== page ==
Fred Mbogo has all the makings of becoming Kenya’s version of an Athod Fugard. Not that he has to imitate or take the lead from any other African writer. But to note that both have a penchant for producing intense two-handers that grapple with complex contemporary social issues in surprising and original ways is to appreciate the compatibility of the two playwrights.
Both also create complicated characters who explore explosive themes in an edgy, emotionally-risky way. That’s what Fugard did in plays like The Island and Sizwe Banzi is Dead. It is also what Mbogo has done in The Dying Need No Shoes, which was staged last weekend in the Cheche Gallery of the Kenya Cultural Centre.
Directed by Esther Kamba who did the same for Mbogo when they co-produced Ajali Kwenye Ndoto among other plays, the stage design of a sort of theatre-in-the-round by Pauline Sifuna made the performance all the more intimate, but frankly shocking.
Shocking in several senses, first because we rarely see plays that address the issue of incest; yet Mbogo does it in a way that only comes to light gradually. For when the show opens, Nice Githinji as Purity is knocked out flat on the ground and shoeless. Her first words are incoherent, but we soon learn that’s intentional. The girl had been drugged.
In the opposite corner, on the diagonal across from Purity’s prone body is a half-naked man who we quickly learn is her father (Ben Tekee), a university professor who has a preference for plucking innocent freshman females from his classroom and charming them into bed. We don’t initially ‘get’ that Purity is one of those innocents. It only comes to light as the soporific effect of the drug wears off, and she remembers where she is and why.
That recollection is one of the other stunning aspects of The Dying Need No Shoes for Purity is unintelligible in her early utterances, even as she speaks of death and makes an effort to commit suicide herself.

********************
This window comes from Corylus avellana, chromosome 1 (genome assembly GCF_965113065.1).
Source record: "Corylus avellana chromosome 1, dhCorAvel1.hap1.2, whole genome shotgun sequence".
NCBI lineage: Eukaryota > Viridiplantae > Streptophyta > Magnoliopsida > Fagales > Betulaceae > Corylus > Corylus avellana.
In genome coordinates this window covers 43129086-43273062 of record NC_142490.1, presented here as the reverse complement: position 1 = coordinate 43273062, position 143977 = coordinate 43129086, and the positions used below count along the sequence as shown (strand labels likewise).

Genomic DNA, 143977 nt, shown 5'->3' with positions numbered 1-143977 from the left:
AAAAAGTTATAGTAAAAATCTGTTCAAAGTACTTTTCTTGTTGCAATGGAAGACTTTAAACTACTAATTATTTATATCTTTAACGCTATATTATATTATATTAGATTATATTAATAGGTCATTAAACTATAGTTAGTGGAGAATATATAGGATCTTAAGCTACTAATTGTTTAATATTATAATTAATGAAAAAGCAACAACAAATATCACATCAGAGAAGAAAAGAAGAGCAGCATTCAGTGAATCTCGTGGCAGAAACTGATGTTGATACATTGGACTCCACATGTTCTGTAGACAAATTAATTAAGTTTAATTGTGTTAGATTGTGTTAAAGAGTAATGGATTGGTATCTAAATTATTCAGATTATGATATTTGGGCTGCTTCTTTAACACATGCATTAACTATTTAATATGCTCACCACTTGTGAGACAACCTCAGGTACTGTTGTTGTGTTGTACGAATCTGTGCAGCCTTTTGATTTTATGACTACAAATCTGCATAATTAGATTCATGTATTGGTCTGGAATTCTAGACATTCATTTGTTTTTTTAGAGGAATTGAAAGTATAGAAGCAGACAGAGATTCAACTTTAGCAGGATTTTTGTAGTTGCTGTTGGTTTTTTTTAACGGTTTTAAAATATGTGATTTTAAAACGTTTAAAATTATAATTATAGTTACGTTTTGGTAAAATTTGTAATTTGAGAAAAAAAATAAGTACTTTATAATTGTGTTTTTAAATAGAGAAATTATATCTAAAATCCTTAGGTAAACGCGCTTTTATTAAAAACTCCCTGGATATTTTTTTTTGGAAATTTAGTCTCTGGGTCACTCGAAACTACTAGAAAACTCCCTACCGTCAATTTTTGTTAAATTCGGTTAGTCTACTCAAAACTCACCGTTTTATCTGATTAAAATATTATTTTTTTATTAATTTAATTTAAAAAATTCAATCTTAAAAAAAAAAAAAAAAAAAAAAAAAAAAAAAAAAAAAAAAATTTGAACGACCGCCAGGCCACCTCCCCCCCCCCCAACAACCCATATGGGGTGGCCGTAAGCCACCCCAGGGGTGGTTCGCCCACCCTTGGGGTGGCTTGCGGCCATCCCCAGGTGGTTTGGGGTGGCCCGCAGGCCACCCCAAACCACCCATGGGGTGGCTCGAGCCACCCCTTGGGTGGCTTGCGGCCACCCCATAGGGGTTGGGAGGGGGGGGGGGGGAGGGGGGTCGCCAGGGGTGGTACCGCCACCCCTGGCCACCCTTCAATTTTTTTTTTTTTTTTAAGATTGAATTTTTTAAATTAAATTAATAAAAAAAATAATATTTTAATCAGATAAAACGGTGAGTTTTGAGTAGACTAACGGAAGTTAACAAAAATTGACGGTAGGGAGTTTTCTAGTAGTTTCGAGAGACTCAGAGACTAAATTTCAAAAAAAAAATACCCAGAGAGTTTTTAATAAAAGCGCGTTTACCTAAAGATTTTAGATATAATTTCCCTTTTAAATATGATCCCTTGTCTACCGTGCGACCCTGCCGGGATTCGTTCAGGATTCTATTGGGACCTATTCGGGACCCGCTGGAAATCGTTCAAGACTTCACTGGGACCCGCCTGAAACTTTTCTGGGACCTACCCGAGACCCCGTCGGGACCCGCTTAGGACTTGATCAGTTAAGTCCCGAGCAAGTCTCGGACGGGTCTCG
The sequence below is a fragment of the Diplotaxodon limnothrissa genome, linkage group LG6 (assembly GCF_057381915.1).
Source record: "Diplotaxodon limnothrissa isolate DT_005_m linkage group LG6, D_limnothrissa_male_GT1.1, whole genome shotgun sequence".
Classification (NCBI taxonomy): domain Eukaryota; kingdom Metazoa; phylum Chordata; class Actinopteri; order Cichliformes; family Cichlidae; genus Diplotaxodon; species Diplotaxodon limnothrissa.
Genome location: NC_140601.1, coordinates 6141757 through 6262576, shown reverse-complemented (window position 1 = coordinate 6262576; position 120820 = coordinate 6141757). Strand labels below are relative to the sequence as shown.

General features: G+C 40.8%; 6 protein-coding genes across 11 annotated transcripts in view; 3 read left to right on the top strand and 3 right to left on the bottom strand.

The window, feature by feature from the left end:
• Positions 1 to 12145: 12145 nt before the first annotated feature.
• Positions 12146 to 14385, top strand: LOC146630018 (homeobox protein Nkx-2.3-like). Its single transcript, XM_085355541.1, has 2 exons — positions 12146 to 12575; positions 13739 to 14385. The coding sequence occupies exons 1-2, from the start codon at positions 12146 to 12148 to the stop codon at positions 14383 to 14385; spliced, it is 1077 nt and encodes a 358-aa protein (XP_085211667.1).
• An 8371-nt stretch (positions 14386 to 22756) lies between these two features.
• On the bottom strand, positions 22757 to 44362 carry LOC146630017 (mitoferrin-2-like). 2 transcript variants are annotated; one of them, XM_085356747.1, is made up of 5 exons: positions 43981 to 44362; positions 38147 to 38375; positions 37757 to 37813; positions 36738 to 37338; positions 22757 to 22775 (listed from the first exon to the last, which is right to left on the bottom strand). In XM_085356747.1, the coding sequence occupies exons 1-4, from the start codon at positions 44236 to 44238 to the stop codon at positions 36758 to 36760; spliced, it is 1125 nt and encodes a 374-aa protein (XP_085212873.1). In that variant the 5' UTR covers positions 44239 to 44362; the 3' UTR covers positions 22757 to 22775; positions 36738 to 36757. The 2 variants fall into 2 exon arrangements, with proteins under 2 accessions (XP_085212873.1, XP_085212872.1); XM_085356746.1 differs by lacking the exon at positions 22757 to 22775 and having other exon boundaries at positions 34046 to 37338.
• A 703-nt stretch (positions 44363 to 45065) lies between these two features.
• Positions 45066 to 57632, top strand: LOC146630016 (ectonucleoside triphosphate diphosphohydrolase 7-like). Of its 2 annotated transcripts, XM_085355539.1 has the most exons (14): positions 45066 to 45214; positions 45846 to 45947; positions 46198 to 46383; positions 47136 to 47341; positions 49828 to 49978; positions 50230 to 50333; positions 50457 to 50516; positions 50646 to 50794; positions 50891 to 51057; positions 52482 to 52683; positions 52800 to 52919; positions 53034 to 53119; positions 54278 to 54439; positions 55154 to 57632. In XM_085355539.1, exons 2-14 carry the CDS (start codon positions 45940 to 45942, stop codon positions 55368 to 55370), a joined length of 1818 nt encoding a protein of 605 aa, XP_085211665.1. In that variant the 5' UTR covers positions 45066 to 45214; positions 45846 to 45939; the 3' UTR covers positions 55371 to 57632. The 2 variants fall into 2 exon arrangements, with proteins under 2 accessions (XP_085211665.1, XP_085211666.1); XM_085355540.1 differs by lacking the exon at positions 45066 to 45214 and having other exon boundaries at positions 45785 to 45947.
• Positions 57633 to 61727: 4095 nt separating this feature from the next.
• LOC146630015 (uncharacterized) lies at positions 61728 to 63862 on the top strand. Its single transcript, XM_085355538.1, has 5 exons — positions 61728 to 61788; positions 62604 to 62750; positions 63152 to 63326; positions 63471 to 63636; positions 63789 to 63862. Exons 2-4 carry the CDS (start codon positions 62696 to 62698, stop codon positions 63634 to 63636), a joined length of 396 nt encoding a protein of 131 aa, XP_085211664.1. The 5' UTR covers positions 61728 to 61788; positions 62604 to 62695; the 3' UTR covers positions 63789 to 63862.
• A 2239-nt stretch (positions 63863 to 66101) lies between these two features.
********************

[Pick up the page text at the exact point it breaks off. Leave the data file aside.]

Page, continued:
Her suicide attempt is one of the many surprises one watches unfold in The Dying Need No Shoes. She tries to drown herself in her father’s bathtub and nearly succeeds, only that the professor arrives in the nick of time and drags her from the tub.
Purity is literally drenched. To remedy the situation, the father effectively changes her clothes right on stage. That act alone might have alerted some keen observers to the intimacy the two have shared. It also suggests that just as she had little to do with the clothing change, so she wasn’t cognisant of her father’s sexual abuse while she was drugged. It’s not clear why the father wants her dead although he sounds like a cultic fanatic when claiming death will take her to paradise. He even tries to convince her to write her own suicide note to justify why death is the right path for her to take.
Nonetheless, it’s around this time that the drug’s effect starts to wear off. When she refuses to write the note, the ‘domestic violence’ takes a more physical form as his ugly patriarchal attitude towards women, including towards his late wife and Purity, comes out.
The more she resists, the more she comes to realise she’s been drugged and raped for nights on end. But for some reason (possibly because he thinks this is the day she’ll die), he skips drugging her that day.
Now is when Purity challenges not only his authority, but also his innocence in her mother’s demise. Hers is a damning indictment of him, and by extension, of every misogynist male who can’t cope with women’s right to choose how they want to be- independent and free from a ‘big man’s ‘permission’.
The ending is also disturbing as Purity finally gets the upper hand. The revenge she inflicts on her dad is as flabbergasting as is much of this amazing one-hour two-hander. But the set falls into total darkness before we can be assured the professor drowns in the same bathtub that Purity almost did.
The ending of ‘The Dying Need No Shoes should generate controversy, especially as Purity has all our sympathy up to the end. Ultimately, Mbogo has scripted a spellbinding show and selected two very versatile actors who made their characters utterly credible. The professor has been obsessed with death for years and written tomes about it, so it might seem appropriate for him to finally get a taste of his own medicine.